Kent Ornithological Society surveys nightingales
Bird watchers are being asked to count the number of nightingales spotted in Kent as the migrating birds return to the UK from Africa and southern Europe.
Surveys are being carried out across the country organised by theBritish Trust for Ornithology(BTO).
But theKent Ornithological Society(KOS) said Kent was one of the nightingale's last strongholds.
In the last census carried out by KOS in 1999, bird watchers spotted 1,212 singing nightingales in the county.
Nightingales arrive in April and sing until late May and early June. They leave again from July to September.
Volunteers who take part in the nightingale survey, which starts in April, will each take responsibility for an area of land.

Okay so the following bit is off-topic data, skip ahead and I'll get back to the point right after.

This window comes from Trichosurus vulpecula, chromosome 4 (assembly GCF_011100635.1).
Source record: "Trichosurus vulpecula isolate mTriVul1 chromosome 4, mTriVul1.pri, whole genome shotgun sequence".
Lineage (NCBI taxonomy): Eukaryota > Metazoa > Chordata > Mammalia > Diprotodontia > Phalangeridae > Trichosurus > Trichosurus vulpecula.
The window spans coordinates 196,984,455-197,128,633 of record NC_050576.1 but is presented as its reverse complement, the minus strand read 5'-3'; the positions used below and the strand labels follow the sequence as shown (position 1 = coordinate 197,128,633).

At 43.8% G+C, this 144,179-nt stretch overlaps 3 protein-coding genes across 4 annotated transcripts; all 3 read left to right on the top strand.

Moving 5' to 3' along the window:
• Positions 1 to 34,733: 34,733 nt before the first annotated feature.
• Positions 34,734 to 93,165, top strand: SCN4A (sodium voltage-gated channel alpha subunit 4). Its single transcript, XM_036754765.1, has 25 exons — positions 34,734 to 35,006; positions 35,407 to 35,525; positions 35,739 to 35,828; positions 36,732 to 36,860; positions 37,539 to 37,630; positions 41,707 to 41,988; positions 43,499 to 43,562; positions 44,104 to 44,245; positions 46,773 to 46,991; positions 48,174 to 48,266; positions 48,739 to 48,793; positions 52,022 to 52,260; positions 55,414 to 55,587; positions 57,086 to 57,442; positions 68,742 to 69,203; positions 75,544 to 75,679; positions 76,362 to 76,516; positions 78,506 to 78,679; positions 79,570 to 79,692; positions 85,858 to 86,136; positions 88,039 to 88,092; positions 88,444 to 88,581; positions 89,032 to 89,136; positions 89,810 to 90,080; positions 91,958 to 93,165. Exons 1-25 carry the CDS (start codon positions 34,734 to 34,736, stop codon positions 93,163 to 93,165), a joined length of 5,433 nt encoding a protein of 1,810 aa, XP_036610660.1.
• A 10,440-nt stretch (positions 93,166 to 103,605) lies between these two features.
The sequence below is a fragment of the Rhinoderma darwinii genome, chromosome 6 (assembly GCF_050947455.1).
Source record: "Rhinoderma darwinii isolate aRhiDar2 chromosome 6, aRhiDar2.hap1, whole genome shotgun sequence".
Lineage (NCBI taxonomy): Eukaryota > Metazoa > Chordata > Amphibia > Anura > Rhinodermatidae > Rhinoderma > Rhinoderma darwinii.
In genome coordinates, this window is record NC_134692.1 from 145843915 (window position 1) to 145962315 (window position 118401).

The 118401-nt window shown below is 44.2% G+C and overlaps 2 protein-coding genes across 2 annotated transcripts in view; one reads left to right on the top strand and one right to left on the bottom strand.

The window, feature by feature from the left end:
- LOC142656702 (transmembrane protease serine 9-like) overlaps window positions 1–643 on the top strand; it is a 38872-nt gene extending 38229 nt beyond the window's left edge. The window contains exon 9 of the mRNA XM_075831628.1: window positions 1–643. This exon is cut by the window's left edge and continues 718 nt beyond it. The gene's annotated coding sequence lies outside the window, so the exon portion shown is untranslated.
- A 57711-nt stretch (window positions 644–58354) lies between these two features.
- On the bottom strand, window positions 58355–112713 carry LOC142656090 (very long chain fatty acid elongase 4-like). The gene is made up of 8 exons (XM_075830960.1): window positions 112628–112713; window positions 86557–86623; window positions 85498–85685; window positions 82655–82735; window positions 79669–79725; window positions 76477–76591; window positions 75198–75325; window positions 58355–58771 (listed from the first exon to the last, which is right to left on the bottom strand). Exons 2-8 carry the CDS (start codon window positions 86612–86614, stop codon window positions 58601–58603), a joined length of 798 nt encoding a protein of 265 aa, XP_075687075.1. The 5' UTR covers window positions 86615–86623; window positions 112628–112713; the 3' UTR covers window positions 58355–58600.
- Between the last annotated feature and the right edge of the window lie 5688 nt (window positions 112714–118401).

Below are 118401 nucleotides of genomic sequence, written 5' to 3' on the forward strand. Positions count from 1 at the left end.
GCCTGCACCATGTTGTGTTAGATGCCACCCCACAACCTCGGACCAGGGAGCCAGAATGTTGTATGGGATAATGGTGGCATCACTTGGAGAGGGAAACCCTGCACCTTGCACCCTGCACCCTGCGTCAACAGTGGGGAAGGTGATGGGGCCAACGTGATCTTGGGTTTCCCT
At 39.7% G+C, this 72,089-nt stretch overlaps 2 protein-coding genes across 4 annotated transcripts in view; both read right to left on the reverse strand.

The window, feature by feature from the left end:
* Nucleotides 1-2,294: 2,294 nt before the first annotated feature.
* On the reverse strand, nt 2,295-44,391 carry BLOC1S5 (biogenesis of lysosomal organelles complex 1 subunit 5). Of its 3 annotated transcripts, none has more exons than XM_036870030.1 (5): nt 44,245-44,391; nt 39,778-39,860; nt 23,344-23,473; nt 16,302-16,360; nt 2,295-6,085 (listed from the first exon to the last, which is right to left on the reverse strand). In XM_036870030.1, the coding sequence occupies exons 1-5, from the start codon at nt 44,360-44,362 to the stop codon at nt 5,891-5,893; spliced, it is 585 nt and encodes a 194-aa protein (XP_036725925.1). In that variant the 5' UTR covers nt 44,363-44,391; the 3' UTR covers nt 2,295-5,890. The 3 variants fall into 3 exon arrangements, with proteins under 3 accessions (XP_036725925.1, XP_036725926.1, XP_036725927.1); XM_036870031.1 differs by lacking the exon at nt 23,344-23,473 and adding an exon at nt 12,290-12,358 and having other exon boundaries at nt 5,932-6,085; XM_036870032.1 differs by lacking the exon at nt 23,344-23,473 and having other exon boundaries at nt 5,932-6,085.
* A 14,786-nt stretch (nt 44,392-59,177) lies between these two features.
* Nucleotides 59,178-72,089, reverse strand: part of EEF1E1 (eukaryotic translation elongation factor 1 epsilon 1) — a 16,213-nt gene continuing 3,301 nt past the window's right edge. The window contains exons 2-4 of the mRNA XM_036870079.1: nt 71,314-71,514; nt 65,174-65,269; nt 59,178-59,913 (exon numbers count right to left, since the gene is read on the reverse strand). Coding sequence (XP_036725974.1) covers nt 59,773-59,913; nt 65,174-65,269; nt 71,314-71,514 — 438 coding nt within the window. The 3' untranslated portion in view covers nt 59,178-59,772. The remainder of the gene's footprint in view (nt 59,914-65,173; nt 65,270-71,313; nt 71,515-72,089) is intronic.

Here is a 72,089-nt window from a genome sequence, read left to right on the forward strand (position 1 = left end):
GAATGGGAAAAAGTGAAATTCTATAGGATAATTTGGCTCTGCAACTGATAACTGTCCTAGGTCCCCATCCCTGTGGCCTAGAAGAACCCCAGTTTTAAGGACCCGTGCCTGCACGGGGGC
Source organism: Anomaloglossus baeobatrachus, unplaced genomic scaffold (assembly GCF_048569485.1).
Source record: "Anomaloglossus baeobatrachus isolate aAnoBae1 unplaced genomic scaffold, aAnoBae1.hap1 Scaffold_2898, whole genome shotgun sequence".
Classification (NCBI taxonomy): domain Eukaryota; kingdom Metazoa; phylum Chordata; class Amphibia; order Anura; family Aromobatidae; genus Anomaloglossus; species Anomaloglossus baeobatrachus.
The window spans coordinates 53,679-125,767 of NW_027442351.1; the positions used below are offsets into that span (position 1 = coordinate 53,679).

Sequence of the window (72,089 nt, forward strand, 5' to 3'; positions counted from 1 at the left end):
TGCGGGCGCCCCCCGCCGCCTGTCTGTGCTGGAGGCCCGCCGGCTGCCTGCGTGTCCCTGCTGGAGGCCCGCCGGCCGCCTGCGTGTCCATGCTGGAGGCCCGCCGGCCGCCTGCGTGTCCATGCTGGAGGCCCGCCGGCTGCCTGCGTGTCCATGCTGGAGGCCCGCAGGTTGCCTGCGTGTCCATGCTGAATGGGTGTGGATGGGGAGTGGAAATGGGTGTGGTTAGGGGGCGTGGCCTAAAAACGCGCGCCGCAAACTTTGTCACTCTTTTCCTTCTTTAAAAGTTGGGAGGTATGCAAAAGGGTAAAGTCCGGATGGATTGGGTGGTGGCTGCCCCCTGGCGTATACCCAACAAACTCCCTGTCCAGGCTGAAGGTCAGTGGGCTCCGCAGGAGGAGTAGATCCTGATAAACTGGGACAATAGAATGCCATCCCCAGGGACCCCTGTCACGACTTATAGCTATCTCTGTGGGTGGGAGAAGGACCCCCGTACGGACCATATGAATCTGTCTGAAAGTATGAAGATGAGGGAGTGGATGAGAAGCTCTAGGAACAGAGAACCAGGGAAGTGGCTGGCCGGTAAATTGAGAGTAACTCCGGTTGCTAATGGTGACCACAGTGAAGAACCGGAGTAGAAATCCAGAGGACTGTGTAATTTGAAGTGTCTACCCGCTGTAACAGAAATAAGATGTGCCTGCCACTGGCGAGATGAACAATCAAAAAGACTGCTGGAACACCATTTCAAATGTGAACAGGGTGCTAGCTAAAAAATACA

They will make two morning visits when the nightingales are arriving, and then two night visits while the birds are singing, if any are found.
All singing males are then plotted on maps provided by the BTO.
A KOS spokesman said the society was also organising a series of events across Kent in May so people could hear nightingales sing.
He said: "Although Kent is a stronghold of nightingales in Britain, many people may have never heard their legendary song.
"The KOS is organising a series of events across the county in May to give people a chance to hear the melodic song of the nightingale before it is too late."
The events will be organised after the nightingales have established their territories for this year's breeding season, he added.
Figures from the RSPB said the UK was estimated to have 6,700 pairs breeding annually, with the highest densities to be found in Essex, Suffolk, Norfolk, Kent and Sussex.
When nightingales sing, they can be heard throughout the day as well as at night, the RSPB said.
The bird charity described their "famous song" as a fast succession of high, low and rich notes that few other species could match.
In Sussex, theSussex Ornithological Societyalso needs more volunteers for the survey taking place next month.